I’ve learned over the years that I’m not the same as most Filipino-Americans I know. I don’t listen to the same music or know the same slang. My parents aren’t nurses or engineers. But the beauty of it is that it doesn’t really matter. Here in New England, we’re small enough that we get ecstatic when we see other Filipinos who have experienced the same journey to get this far.

Driving through Vermont from Massachusetts
While the West Coast has beautiful weather, landscapes and a plethora of other attributes that make many Filipinos flock to places like LA, San Francisco and Seattle, the East Coast has its perks too. We’ve got top-notch education, four seasons, and a new wave of strong, independent migrants, hoping to fulfill their “American Dream”. They say that if you can make in New York, you can make it anywhere. In Vermont, if you can tough it out in the cold among sheepherders, environmentalists and skiers, you can live almost anywhere (knowing that your Filipino side will always be there with you). 

Monday, May 18, 2015

Summer 2015: A Return to the Homeland & PinoyJeep

Hello PinoyJeep Followers!

Almost eight months have passed since my last post for PinoyJeep (a writer’s block that hasn’t gotten any better over the past year). So first, I must apologize for the bareness, and secondly, I would like to inform you that I'll be returning to the Philippines in just a few weeks, which means I'm back!

Almost two years ago, I created PinoyJeep to document our IP Rondalla Tour to the Philippines. Now, two years later, I will be returning with eight other Filipino leaders from universities across the US for an 8-week internship and learning experience. This fellowship is Kaya Collaborative's first step toward its mission of reconnecting Filipino diaspora youth with opportunities for transnational action in the Philippines as it will be spent with homegrown social ventures and local community partners to design solutions in bridging the disconnect between diaspora and home. After the summer, we will be launched back to our diaspora networks to engineer and implement this reconnection at scale.  I am excited and eager to share my personal stories on this trip as we embark on this mission.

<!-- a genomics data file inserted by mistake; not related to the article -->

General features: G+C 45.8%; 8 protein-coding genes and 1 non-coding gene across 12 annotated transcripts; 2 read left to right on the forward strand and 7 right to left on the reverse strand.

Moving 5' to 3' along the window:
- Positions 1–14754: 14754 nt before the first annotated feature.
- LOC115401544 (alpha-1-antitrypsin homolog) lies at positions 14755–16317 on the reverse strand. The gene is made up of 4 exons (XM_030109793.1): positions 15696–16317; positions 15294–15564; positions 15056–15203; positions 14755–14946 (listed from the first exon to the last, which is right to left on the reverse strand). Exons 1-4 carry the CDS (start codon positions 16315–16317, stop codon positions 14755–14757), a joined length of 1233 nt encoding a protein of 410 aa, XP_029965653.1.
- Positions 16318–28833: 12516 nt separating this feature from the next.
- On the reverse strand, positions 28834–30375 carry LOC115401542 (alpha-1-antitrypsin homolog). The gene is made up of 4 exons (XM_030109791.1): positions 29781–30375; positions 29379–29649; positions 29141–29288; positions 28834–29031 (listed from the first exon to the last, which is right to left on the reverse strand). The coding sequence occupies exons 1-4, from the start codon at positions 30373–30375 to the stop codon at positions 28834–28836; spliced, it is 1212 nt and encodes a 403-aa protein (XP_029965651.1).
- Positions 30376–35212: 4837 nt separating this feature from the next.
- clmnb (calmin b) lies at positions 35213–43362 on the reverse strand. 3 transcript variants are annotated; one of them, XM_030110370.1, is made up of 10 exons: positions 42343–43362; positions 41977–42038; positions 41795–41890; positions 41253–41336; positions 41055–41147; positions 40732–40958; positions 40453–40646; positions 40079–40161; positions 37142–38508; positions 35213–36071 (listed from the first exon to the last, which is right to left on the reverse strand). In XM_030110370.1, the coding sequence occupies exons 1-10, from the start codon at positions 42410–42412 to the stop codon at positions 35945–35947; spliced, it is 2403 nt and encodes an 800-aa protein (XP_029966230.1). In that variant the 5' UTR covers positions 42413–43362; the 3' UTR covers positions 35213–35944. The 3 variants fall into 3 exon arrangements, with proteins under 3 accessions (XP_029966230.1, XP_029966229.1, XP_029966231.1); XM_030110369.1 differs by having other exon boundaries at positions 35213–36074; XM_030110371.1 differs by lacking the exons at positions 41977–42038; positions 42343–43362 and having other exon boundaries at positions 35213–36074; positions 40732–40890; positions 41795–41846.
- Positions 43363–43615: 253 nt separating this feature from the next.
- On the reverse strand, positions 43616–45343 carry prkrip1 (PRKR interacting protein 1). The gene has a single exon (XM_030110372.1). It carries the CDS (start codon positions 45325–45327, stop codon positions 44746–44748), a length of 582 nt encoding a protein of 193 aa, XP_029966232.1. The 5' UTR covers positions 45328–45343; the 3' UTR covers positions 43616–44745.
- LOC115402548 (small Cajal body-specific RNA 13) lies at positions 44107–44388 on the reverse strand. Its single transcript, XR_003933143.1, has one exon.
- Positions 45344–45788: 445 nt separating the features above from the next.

With that said, I will mostly be using another blogging site to update you on my personal journey this summer. Please check out Sierra’s Jeepney Ride. (We'll see how long this blog lasts before I return to PJ...but it's worth a try.)

Thank you for all of your support these last few years. I cannot express how important your views have been to making PinoyJeep a success, and though it has been tough keeping on track, it is always worth the effort knowing that we have viewers like you, eager to follow our journey. 

With much love and excitement for the future of the Philippines!

Sierra Jamir